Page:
We’ve already covered how to draw images onto a <canvas> from a <video>. By default, drawing something onto a <canvas> just covers up whatever was already there, but this can be changed to show you the differences instead.

Here’s an example of an image drawn on top of another with the aforementioned difference setting. Dark pixels indicate areas with little to no motion. Brighter pixels show areas where something moved (in this case, mostly my cat’s head).

Diff image


We can see that motion happened on the <canvas>, but how do we turn this into data that we can programmatically evaluate or “score” for motion? The answer is getImageData(). This function returns an ImageData object that has a data property. This property is a long array of numbers, with every chunk of 4 numbers representing a single pixel (red, green, blue, and transparency).

Pixel data

Remember, when diffing, the brighter pixels indicate more difference which means more motion. So the higher the combined red, green, and blue values of a pixel, the more motion that occurred in that pixel. By scoring every pixel like this, we can determine if values are significant enough to consider a capture as having motion.

Here’s a quick algorithm to do this.

Post-Processing the Diff

Not only can we read pixel data from ImageData.data, we can also write adjustments back to it. By tweaking the pixel data this way and then redrawing it with putImageData(), you can essentially do post-processing on the diff image.

I like doing this to make the diff image monochrome green (set red and blue values to 0) and then amplifying the brightness (multiply green values by some constant). This makes it really easy to see where motion is. It also makes it easier to see the ambient visual noise, in case you need to tweak some threshold values to discern between noise and actual motion.

Diff image with post-processing

On top of that, I like to downscale the diff image to 10% of its original width and height. Even a modest 640px by 480px image is a lot of data (307,200 pixels!) to churn through, so downscaling helps lighten the load. Sure, the image becomes super pixelated, but it’s still plenty enough for the purposes of motion detection.

Diff image downscaled


One important thing I haven’t covered is throttling. Without throttling, any continuous motion will cause rapid-fire captures to be saved and uploaded to Twitter, 10 times a second. That’s no good.

There are a couple ways to handle this. This is what I went with.

Sequence for throttling

The important thing is the “chilling” state, which is just a cooldown timer. I also added a “considering” state, during which captures can occur continuously, but only the highest scoring capture is kept and uploaded. Hopefully, the highest scoring capture is the most entertaining capture, since it has the most motion.

The Back-End

Even though all the motion detection is done client-side, we still need a back-end since we’re using the Twitter API (can’t have our secret Twitter API key revealed on the front-end).

I won’t go into specifics about the back-end, since it’s not directly related to motion detection. I’ll just mention that I wrote it in node.js, so it still satisfies my “all in JavaScript” goal.

The Results

You can check out the finished web app for yourself. I call it Diff Cam Feed. It’ll ask you to sign in with Twitter so it can upload to your feed (that’s all it does, nothing shady, I promise).

Diff Cam Feed screenshot

I set it up on my laptop for a few trial runs around my apartment. Results were decent. Just my pets, doing pet things.

Various captures of pets

It also works fine on a Raspberry Pi running Raspbian, after installing UV4L.

Diff Cam Feed on a Raspberry Pi

Then I tried it on an old Android phone I had lying around (Samsung Galaxy S4). It works great, as long as you run it in Firefox. For some reason, Chrome on Android dies after a few minutes.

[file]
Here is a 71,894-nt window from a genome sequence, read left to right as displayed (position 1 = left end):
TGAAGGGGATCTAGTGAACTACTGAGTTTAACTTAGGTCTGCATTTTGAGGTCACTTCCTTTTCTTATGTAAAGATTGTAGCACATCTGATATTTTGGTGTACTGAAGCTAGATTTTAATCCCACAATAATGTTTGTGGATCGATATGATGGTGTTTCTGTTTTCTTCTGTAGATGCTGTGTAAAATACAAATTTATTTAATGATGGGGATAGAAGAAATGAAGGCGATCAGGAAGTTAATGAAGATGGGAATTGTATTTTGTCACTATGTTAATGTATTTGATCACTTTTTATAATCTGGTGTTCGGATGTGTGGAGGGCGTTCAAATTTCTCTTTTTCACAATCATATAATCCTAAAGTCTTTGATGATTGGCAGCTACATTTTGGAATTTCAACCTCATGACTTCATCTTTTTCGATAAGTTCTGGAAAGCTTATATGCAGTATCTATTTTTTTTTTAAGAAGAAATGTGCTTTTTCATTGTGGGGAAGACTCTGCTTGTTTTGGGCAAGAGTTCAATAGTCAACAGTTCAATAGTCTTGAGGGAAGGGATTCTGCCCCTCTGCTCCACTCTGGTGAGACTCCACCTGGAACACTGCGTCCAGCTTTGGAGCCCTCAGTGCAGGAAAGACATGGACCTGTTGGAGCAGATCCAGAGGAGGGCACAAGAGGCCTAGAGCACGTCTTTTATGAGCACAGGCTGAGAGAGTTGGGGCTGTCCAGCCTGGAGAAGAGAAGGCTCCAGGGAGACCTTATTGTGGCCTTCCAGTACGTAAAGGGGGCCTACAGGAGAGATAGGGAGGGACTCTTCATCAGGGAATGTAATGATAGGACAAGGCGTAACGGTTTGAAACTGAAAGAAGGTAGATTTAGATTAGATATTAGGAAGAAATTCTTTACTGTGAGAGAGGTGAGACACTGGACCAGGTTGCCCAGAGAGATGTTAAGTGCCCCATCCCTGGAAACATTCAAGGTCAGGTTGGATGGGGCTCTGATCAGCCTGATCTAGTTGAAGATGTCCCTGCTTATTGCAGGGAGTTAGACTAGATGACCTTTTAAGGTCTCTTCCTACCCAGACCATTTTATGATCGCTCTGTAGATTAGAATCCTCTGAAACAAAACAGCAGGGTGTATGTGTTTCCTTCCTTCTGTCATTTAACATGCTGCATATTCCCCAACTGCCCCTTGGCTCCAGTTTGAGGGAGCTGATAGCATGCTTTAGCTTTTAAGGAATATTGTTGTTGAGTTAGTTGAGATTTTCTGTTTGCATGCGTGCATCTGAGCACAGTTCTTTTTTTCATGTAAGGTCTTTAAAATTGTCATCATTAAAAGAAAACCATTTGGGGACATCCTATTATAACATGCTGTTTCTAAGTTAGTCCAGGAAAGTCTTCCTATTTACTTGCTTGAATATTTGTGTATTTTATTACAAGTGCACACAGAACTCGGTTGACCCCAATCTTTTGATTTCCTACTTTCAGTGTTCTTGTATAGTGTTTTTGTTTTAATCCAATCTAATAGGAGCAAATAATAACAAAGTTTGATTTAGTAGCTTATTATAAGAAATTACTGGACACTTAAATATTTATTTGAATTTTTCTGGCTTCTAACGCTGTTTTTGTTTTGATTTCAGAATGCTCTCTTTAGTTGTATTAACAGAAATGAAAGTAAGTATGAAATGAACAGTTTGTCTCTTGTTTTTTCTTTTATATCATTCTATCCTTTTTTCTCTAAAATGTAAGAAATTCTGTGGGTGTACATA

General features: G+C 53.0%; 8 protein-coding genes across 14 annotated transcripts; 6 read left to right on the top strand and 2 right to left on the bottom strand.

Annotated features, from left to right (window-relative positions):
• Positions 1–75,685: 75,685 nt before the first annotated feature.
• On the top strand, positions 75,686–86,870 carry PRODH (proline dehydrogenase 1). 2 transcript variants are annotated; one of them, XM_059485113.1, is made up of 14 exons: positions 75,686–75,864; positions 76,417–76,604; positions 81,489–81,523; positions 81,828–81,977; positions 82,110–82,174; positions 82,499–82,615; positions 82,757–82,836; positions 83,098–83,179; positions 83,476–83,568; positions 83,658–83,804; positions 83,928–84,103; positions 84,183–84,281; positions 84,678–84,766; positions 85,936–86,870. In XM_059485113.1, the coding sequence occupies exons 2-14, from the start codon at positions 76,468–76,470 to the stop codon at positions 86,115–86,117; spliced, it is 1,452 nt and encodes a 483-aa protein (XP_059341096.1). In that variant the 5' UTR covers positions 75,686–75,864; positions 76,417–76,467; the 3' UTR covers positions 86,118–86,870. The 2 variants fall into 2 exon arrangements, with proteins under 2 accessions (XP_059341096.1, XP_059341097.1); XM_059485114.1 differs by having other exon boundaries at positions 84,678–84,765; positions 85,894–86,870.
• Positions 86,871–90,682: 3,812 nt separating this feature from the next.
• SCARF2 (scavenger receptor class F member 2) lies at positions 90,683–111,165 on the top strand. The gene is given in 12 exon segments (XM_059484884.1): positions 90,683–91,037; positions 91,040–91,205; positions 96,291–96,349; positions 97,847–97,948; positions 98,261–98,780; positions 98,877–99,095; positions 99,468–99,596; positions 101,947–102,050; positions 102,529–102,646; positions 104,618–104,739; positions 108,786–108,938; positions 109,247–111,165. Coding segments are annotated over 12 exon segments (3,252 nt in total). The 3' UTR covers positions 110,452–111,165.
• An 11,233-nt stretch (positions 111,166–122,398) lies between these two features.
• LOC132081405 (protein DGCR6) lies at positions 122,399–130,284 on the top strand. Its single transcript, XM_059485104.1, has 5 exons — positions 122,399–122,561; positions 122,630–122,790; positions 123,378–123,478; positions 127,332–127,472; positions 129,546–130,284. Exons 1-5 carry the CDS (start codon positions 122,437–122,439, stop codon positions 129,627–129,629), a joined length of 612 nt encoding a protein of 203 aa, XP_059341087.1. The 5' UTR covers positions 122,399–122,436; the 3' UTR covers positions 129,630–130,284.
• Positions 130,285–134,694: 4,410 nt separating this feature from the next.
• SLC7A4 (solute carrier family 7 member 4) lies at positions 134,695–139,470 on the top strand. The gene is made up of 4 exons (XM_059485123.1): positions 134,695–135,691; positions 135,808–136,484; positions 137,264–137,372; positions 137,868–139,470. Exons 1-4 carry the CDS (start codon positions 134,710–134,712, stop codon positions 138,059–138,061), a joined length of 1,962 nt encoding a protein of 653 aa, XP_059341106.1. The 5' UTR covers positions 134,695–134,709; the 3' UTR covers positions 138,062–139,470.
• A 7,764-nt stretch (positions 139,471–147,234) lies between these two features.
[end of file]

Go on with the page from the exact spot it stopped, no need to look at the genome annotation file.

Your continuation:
Diff Cam Feed on an Android phone


Overall, this turned out to be a fun side project. The motion detection looks really cool and isn’t very difficult to do. I made it all open source, so you can check out the code in this GitHub repo.

It’s not hard to imagine other uses for motion detection in a web app. If this interests you, then check out Diff Cam Engine. It wraps up a lot of motion detection stuff for you, so you can kickstart your own project.

Lastly, I’ve set up a website with several demos illustrating the concepts I talked about. Feel free to play around with them and check out the code.

Thanks for reading!

End of Year Update

It’s been a while, eh? Figured I’d make a quick post about some of the things I’ve been up to lately.


I won CareerBuilder’s Hackday competition back in August. The gist of Hackday is that you come up with an idea, research it, flesh it out, and then present it. If your idea is one of the top picks, then you win $10,000 and 6 weeks (paid work time) to implement it. I worked with 2 other people on an idea to ensure that job searches on our site always return some results (because anything is better than nothing). The idea won, we executed it, and it’s still live on the site now.

Rich Web Experience 2012

I went to the RWX 2012 conference in Florida. Very nicely executed conference. Plenty of sessions to pick from, though I felt like I made some bad picks a few times. Still, I learned a lot. I found myself particularly excited about MongoDB, which I didn’t know much about before. Can’t wait to spin up a project to try it out.

Other than that, the location was really nice. Right on the beach with plenty of restaurants and bars within walking distance. Good times.

Chrome Extension

I took on a fairly big side project to write my first Chrome extension: a tool for developers at CareerBuilder that lets us see logging, stats, and debug info for our web pages as they run. I can’t share it because, as you could imagine, it contains a lot of sensitive information about our environment. But hopefully I’ll get around to writing an in-depth blog post about it soon. The results were great, and even though it took much longer than expected (months), I really enjoyed making it.

CareerBuilder Hackathon

CareerBuilder had its first official Hackathon last week. We were given 24 hours, from noon to noon, to make whatever we wanted. We were given the time, office space, food and drink, and permission to work on anything without having to validate it to the business. It was awesome to just take an idea and run with it. And the general environment was a lot of fun. Definitely something I hope becomes tradition.